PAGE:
I have been an author for 20 years and an ass for 55.
There are three infallible ways of pleasing an author, and the three
form a rising scale of compliment: 1, To tell him you have read one of
his books; 2, To tell him you have read all of his books; 3, To ask him
to let you read the manuscripts of his forthcoming book. No. 1 admits
you to his respect; no. 2 admits you to his admiration; No. 3 carries
you clear into his heart.
I never saw an author who was aware that there is any dimensional difference
between a fact and a surmise.
When we are hot with the fires of production we would even distort the
facts of the multiplication-table, let alone the facts of Genesis.
When one is going to choose twelve authors, for better for worse, forsaking fathers & mothers to cling unto them & unto them alone, until death shall them part, there is an awfulness about the responsibility that makes marriage with one mere individual & divorcible woman a sacrament sodden with levity by comparison.
In my list I know I should put Shakspeare; & Browning; & Carlyle (French Revolution only); Sir Thomas Malory (King Authur); Parkman's Histories (a hundred of them if there were so many); Arabian Nights; Johnson (Boswell's), because I like to see that complacent old gasometer listen to himself talk; Jowett's Plato; & "B.B." (a book which I wrote some years ago, not for publication but just for my own private reading.)
I should be sure of these; & I could add the other three -- but I should want to hold the opportunity open a few years, so as to make no mistake.
- letter to Rev. C. D. Crane, 20 January 1887
I have worked for copyright in all the different ways that its friends have suggested ever since 1872, seventeen or eighteen years, and I am cordially willing to continue to work for it all the rest of my life in all those ways but one -- but I want to draw the line there -- the platform.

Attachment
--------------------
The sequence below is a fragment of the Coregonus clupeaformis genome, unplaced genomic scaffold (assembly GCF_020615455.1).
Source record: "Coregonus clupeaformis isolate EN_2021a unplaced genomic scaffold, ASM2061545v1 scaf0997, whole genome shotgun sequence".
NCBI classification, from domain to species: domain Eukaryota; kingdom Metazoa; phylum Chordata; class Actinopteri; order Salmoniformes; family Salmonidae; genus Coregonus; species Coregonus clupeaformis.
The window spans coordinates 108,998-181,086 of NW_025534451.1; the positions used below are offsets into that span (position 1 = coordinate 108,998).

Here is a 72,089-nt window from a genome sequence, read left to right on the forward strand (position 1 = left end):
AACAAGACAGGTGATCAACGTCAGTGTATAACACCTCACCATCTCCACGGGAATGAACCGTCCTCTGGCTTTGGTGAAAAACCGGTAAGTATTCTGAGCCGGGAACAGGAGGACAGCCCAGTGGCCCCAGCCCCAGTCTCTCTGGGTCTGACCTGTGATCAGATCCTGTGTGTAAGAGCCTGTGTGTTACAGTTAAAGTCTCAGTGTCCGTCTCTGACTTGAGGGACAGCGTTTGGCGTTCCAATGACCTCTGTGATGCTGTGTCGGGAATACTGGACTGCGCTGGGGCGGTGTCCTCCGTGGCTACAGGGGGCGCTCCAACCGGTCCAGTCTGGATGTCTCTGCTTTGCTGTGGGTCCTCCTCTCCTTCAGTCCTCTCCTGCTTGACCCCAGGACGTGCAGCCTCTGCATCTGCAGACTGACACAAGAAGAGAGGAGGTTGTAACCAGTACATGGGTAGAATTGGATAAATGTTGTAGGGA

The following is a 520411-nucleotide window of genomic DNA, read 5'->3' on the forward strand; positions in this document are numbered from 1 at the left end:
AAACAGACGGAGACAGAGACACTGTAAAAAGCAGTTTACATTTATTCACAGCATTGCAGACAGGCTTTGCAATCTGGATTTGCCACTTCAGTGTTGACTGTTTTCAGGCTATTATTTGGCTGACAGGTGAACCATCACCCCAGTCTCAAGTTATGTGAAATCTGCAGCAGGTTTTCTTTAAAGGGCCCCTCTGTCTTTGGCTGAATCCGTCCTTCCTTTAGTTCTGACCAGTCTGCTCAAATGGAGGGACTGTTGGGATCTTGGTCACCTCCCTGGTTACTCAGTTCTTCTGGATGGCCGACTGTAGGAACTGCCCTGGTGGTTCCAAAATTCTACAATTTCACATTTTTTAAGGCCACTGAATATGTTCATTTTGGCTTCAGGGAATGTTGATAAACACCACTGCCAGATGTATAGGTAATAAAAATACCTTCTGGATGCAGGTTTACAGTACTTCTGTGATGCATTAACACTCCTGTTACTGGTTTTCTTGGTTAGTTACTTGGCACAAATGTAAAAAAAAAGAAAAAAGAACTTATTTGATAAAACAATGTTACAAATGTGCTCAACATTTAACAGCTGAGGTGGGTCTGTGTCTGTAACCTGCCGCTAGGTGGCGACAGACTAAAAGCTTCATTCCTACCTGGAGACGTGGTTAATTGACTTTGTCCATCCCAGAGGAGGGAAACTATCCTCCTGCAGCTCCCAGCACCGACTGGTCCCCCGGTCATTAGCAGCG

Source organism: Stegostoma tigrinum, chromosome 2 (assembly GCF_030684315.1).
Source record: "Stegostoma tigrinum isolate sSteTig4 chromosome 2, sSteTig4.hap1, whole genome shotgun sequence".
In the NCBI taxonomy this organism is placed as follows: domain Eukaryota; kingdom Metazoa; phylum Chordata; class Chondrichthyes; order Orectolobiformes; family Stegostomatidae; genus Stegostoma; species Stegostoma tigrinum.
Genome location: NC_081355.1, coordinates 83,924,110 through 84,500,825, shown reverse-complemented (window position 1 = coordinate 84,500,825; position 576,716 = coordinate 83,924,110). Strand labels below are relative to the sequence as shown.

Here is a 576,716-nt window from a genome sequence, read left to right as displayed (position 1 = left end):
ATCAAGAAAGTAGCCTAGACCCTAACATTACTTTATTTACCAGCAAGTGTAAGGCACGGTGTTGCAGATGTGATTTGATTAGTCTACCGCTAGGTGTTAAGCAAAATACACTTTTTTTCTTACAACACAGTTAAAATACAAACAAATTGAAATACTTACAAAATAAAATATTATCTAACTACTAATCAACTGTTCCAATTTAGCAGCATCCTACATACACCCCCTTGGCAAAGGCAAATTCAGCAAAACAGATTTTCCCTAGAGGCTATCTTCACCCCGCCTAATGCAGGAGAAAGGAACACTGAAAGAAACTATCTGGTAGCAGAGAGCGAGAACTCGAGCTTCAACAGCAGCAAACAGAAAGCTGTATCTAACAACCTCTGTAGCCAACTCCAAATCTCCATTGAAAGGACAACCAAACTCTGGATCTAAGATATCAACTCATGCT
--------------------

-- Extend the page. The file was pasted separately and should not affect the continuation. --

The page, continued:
We can point to an aggregate of about twelve authors' readings now, since the first attempt, but we can't point to a single one of them and say it was rationally conducted. Conducting a show is a trade. To do it well must be done by a master, not novices or apprentices. There is no master with grit enough for the place. You can't find him. He hasn't been born yet. Consider what is required of him. He must say to the small fry: 'You are allowed ten minutes of platform time; if you overpass it two minutes I shall bring down the gavel and shut you off.' To the very greatest poet he must say: 'For your own sake you are allowed but fifteen minutes; you must test your piece at home, and time it by a friend's watch, and allow for the difference between platform time and parlor time, which is three minutes. If it overpasses twelve minutes at home you must cut it down to twelve. If you try to ring in an extra piece you'll hear the gavel.' He must say to the audience: 'The performance will close at 10 o'clock whether the programme is finished or not,' and then keep his word. He must find obscurities who are willing to take the tailpieces on the plain condition that they may possibly never be called up, or notorieties who will promise that they will not answer to their names after 10 o'clock, and will honorably keep that promise.